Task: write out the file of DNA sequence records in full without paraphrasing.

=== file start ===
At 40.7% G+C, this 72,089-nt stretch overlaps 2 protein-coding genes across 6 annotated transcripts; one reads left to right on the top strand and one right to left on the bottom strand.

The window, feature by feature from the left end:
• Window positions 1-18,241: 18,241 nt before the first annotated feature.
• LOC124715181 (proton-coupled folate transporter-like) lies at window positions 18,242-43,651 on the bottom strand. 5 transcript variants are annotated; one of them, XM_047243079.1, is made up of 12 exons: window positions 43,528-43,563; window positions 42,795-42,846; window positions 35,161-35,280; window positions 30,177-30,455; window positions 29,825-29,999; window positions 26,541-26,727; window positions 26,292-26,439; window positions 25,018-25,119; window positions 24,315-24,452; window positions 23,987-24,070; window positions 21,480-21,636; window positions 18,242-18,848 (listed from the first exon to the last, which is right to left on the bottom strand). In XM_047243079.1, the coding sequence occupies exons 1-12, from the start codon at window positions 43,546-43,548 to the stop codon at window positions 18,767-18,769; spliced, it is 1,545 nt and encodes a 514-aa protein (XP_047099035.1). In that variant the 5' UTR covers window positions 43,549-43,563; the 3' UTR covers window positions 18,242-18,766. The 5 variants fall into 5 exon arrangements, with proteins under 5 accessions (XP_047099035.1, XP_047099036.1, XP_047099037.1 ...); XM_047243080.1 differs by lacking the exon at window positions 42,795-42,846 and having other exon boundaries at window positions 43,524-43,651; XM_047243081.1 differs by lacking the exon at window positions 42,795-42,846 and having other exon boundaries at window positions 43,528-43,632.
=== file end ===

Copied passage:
At 40.7% G+C, this 72,089-nt stretch overlaps 2 protein-coding genes across 6 annotated transcripts; one reads left to right on the top strand and one right to left on the bottom strand.

The window, feature by feature from the left end:
• Window positions 1-18,241: 18,241 nt before the first annotated feature.
• LOC124715181 (proton-coupled folate transporter-like) lies at window positions 18,242-43,651 on the bottom strand. 5 transcript variants are annotated; one of them, XM_047243079.1, is made up of 12 exons: window positions 43,528-43,563; window positions 42,795-42,846; window positions 35,161-35,280; window positions 30,177-30,455; window positions 29,825-29,999; window positions 26,541-26,727; window positions 26,292-26,439; window positions 25,018-25,119; window positions 24,315-24,452; window positions 23,987-24,070; window positions 21,480-21,636; window positions 18,242-18,848 (listed from the first exon to the last, which is right to left on the bottom strand). In XM_047243079.1, the coding sequence occupies exons 1-12, from the start codon at window positions 43,546-43,548 to the stop codon at window positions 18,767-18,769; spliced, it is 1,545 nt and encodes a 514-aa protein (XP_047099035.1). In that variant the 5' UTR covers window positions 43,549-43,563; the 3' UTR covers window positions 18,242-18,766. The 5 variants fall into 5 exon arrangements, with proteins under 5 accessions (XP_047099035.1, XP_047099036.1, XP_047099037.1 ...); XM_047243080.1 differs by lacking the exon at window positions 42,795-42,846 and having other exon boundaries at window positions 43,524-43,651; XM_047243081.1 differs by lacking the exon at window positions 42,795-42,846 and having other exon boundaries at window positions 43,528-43,632.